The simple, elegant JailbreakMe tool exploits a zero-day security hole in Mobile Safari to gain root access to the iOS kernel. The vulnerability, which involves a filter used with embedded files in PDF documents, could still be used by malicious hackers to attack any
iOS device, not just jailbroken ones
. However, until Apple fixes the hole, the only way to protect yourself is to jailbreak
and install @cdevwill's PDF Loading Warner
tweak. Tell your friends.
Ching-Lan Huang has a nice technical explanation
of how the FlateDecode exploit works. Basically, the PDF file used for JailbreakMe contains a payload that is disguised as a Compact Font Format (CFF) file. FlateDecode - which is a lossless general purpose filter for any data compressed with the zlib implementation of classic RFC1951
deflate - uncompresses and loads the CFF file from the stream, which causes the font stack to overflow. As Huang describes it: "Kaboom." The payload then executes, jailbreaks your device, and loads Cydia.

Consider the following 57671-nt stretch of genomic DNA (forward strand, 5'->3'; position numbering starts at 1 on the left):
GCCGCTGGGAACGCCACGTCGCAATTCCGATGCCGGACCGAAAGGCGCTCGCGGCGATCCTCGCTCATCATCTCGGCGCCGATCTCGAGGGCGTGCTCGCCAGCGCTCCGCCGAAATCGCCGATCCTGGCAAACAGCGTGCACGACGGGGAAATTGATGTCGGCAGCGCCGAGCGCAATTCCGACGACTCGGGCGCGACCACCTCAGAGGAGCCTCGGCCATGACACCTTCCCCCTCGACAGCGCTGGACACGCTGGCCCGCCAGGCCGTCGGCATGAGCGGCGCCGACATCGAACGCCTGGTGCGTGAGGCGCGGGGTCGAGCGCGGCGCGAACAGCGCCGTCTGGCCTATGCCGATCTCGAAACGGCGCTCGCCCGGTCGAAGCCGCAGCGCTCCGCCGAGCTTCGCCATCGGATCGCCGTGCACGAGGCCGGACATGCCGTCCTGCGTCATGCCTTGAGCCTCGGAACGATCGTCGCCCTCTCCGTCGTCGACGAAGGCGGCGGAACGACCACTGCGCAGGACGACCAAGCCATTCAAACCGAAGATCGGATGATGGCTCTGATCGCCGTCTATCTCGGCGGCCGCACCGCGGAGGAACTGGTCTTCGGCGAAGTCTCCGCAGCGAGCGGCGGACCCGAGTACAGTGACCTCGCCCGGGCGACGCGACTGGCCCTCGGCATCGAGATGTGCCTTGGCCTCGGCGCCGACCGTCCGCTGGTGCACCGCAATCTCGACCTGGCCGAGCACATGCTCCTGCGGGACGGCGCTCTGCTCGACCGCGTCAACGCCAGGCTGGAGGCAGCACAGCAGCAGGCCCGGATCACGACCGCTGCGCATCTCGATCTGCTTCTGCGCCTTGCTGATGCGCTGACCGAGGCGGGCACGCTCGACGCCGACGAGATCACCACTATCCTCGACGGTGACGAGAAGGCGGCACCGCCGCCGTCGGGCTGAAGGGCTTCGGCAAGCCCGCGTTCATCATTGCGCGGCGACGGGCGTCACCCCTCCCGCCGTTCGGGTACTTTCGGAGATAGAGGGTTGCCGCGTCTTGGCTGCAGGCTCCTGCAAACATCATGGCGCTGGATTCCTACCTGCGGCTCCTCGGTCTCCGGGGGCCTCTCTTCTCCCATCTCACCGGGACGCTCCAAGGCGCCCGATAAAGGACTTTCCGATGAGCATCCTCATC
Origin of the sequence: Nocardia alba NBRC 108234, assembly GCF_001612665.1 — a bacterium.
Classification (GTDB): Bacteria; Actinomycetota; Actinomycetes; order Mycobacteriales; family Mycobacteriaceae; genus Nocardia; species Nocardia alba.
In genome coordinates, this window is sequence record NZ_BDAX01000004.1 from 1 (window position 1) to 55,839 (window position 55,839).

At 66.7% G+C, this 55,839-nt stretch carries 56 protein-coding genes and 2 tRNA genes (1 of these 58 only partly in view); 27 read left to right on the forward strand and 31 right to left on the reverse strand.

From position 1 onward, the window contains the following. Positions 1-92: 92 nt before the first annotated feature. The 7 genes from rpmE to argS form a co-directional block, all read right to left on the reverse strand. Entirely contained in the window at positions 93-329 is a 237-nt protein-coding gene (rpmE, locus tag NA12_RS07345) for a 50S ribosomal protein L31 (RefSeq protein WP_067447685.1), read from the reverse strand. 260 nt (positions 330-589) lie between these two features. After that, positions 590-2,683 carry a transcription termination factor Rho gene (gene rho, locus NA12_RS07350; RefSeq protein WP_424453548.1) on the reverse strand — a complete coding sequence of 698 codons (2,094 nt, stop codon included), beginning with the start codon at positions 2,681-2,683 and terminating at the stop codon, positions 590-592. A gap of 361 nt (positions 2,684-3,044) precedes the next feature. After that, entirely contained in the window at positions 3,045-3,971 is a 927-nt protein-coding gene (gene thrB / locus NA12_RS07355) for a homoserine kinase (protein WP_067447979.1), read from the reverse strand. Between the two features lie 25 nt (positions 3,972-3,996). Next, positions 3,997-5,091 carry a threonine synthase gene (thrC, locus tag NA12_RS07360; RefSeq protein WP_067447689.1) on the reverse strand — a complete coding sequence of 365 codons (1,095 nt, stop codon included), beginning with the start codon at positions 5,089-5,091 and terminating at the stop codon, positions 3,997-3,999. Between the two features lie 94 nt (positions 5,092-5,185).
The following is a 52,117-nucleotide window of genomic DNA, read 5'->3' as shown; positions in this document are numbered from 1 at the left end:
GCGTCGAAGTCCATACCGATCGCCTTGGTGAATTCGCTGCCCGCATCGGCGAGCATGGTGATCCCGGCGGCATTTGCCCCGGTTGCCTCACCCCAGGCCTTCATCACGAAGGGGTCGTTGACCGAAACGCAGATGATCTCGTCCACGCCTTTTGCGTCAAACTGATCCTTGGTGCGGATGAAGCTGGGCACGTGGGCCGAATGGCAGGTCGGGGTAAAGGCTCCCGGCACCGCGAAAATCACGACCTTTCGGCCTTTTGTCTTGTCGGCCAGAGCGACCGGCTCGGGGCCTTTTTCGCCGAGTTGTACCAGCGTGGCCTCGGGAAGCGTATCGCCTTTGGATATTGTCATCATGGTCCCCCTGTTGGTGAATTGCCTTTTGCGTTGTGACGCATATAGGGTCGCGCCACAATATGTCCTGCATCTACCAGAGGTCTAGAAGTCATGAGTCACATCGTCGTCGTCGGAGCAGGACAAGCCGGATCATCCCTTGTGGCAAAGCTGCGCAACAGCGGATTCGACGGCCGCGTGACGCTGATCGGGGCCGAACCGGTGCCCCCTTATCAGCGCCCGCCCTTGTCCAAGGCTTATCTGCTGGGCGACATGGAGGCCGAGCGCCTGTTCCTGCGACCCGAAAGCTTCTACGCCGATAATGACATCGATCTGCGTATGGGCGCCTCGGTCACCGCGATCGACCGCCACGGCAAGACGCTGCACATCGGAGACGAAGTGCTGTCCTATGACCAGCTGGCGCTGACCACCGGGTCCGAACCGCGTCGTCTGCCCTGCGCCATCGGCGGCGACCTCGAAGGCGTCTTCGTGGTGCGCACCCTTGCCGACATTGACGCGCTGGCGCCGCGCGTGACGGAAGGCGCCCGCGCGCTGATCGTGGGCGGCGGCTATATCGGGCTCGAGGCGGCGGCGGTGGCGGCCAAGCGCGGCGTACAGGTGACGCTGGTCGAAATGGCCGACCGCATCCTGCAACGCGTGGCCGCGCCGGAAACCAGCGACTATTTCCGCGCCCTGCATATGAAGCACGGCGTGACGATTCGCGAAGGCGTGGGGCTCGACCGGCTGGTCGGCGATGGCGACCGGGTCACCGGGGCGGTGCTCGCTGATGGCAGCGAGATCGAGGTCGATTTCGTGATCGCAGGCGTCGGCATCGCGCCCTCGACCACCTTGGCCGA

Charlie Miller, who found a similar vulnerability
in Mac OS X Safari, calls this exploit "very beautiful work,"
adding that it's "scary how it totally defeats Apple’s security architecture." What can't be emphasized enough is that this is a door Apple left jammed open
, not one that comex broke open. The hole was there from the beginning (which is why we call it a "zero-day" vulnerability), and it's still there now, on every iOS device, jailbroken or not. What the Dev-Team's Will (@cdevwill) Strafach put together is a simple tweak, PDF Loading Warner
, that will detect when a PDF file is attempting to load arbitrary code. If you're on a trusted site, you can choose "Load," or otherwise tap "Cancel" and you're all good.
Good news/bad news: as @chpwn tweeted
yesterday, "there are /lots/ of public exploits out there, and @comex's JailbreakMe just uses one of them." So it's "no big deal" if Apple fixes this one, because there are, apparently, enough holes in the system to allow future jailbreaks. Yikes. And Apple complains about jailbreaks causing "compromised security